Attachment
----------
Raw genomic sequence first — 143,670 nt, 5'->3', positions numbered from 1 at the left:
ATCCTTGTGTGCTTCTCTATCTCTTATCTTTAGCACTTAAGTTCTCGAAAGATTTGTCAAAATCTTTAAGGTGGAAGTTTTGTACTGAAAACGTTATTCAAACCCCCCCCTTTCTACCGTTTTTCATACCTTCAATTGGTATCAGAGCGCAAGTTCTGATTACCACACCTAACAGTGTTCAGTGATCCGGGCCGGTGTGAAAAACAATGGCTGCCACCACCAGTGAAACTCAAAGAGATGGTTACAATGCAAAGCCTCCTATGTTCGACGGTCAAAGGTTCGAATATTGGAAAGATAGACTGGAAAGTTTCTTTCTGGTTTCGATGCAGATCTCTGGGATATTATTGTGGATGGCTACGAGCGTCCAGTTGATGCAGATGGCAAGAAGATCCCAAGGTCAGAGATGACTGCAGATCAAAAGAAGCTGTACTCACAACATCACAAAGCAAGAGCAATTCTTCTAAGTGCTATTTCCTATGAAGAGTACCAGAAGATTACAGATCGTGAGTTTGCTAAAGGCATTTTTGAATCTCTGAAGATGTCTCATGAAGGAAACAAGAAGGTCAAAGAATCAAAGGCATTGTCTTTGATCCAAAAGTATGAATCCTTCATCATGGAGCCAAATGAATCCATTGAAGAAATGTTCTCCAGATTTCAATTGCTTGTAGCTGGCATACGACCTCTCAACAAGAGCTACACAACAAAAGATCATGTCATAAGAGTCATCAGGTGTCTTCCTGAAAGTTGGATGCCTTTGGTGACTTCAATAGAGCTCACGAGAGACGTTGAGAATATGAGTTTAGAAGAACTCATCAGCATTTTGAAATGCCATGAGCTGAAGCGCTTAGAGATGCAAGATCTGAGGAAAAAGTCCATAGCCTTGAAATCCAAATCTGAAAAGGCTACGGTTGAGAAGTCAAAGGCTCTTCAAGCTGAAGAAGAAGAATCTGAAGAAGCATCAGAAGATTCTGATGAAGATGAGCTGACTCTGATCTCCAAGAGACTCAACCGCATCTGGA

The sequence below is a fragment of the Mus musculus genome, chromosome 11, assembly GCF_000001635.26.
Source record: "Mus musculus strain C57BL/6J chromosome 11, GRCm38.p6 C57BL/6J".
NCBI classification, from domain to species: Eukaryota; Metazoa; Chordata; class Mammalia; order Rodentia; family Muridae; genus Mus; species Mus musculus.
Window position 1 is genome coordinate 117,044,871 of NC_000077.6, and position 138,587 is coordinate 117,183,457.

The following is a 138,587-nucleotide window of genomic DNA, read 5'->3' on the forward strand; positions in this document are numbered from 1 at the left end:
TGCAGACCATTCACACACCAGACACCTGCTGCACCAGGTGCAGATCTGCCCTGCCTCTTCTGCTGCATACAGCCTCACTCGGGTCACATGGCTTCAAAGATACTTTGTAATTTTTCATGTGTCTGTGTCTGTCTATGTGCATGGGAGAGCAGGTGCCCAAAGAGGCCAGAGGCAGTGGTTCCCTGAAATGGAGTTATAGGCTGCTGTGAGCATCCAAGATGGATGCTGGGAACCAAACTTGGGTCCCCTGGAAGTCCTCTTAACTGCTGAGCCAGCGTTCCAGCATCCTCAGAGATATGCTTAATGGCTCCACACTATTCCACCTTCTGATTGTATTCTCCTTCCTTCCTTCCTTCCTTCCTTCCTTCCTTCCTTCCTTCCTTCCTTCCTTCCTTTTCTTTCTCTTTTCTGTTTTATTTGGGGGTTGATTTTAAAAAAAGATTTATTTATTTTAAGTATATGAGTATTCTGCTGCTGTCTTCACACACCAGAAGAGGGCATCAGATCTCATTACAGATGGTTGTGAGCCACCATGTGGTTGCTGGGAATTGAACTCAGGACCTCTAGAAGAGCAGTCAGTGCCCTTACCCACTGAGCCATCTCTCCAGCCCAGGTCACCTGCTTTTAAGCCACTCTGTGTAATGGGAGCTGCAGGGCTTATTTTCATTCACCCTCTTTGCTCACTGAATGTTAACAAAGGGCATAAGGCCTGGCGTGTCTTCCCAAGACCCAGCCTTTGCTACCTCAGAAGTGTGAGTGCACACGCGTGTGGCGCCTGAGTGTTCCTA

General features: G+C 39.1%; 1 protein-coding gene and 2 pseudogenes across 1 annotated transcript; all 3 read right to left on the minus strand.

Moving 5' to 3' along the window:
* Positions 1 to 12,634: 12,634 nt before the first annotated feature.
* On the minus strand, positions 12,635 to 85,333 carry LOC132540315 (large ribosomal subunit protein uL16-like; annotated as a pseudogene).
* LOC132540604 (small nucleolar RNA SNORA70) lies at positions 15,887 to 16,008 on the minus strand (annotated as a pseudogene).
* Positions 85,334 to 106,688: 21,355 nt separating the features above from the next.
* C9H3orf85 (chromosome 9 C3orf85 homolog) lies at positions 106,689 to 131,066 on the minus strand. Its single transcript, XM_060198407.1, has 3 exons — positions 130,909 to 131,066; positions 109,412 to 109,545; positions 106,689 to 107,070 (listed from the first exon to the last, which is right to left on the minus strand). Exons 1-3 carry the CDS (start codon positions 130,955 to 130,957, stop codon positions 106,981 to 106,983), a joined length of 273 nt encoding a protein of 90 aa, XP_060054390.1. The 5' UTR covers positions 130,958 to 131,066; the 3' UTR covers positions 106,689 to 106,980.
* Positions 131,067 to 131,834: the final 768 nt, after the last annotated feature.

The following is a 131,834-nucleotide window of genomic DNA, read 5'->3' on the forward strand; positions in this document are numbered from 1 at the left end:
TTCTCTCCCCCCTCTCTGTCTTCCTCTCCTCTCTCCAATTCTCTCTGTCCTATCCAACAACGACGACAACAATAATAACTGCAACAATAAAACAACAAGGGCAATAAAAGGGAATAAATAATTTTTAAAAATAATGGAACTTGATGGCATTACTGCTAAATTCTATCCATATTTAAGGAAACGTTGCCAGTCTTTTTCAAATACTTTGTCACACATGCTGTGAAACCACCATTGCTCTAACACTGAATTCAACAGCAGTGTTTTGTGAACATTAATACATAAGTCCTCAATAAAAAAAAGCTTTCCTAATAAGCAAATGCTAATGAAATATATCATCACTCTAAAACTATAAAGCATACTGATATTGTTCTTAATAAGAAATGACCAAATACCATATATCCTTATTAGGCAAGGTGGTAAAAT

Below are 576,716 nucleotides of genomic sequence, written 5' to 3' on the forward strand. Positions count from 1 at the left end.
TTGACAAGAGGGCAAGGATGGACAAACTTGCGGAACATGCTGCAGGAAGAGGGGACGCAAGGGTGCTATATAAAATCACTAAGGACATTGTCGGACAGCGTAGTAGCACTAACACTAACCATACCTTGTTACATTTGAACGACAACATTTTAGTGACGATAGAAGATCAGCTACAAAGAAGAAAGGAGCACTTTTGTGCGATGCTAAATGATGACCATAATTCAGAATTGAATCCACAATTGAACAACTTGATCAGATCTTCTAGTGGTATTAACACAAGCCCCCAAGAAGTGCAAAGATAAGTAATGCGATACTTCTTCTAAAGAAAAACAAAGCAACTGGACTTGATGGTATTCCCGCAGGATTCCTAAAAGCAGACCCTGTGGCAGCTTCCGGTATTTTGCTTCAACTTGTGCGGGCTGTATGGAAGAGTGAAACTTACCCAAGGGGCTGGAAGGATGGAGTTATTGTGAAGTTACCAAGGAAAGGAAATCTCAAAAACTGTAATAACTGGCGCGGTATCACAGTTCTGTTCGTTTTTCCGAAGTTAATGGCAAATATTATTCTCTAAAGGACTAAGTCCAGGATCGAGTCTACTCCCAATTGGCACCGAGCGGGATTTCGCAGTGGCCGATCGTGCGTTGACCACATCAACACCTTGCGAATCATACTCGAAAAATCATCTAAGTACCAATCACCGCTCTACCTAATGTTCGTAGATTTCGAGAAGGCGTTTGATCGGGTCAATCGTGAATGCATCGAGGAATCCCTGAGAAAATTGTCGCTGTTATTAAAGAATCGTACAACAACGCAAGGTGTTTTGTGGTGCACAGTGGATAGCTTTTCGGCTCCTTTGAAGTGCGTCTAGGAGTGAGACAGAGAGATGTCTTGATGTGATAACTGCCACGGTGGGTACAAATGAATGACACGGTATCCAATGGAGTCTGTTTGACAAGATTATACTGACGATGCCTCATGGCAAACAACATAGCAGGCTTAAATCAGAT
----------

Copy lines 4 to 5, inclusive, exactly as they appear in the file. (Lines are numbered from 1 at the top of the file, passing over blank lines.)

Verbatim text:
Source record: "Mus musculus strain C57BL/6J chromosome 11, GRCm38.p6 C57BL/6J".
NCBI classification, from domain to species: Eukaryota; Metazoa; Chordata; class Mammalia; order Rodentia; family Muridae; genus Mus; species Mus musculus.